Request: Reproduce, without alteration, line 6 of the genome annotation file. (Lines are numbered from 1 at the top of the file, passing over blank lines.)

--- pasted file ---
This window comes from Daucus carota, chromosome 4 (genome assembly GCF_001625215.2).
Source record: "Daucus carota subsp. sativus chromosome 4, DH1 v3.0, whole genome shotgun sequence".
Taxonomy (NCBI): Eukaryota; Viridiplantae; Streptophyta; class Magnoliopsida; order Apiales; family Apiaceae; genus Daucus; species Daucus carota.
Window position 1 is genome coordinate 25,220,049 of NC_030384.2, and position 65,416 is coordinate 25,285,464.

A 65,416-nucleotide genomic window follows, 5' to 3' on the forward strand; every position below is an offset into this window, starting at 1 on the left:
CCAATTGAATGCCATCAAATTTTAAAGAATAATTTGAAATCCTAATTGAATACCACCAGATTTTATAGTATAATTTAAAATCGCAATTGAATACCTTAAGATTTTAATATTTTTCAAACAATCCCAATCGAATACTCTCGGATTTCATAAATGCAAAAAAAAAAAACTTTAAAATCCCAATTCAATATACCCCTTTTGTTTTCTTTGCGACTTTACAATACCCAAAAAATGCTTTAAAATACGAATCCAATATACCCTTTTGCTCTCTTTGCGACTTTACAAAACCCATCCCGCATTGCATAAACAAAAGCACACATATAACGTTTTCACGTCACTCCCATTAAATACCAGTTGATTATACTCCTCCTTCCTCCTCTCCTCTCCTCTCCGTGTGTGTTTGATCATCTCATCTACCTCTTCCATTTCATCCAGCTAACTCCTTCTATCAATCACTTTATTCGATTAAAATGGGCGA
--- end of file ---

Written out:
CCAATTGAATGCCATCAAATTTTAAAGAATAATTTGAAATCCTAATTGAATACCACCAGATTTTATAGTATAATTTAAAATCGCAATTGAATACCTTAAGATTTTAATATTTTTCAAACAATCCCAATCGAATACTCTCGGATTTCATAAATGCAAAAAAAAAAAACTTTAAAATCCCAATTCAATATACCCCTTTTGTTTTCTTTGCGACTTTACAATACCCAAAAAATGCTTTAAAATACGAATCCAATATACCCTTTTGCTCTCTTTGCGACTTTACAAAACCCATCCCGCATTGCATAAACAAAAGCACACATATAACGTTTTCACGTCACTCCCATTAAATACCAGTTGATTATACTCCTCCTTCCTCCTCTCCTCTCCTCTCCGTGTGTGTTTGATCATCTCATCTACCTCTTCCATTTCATCCAGCTAACTCCTTCTATCAATCACTTTATTCGATTAAAATGGGCGA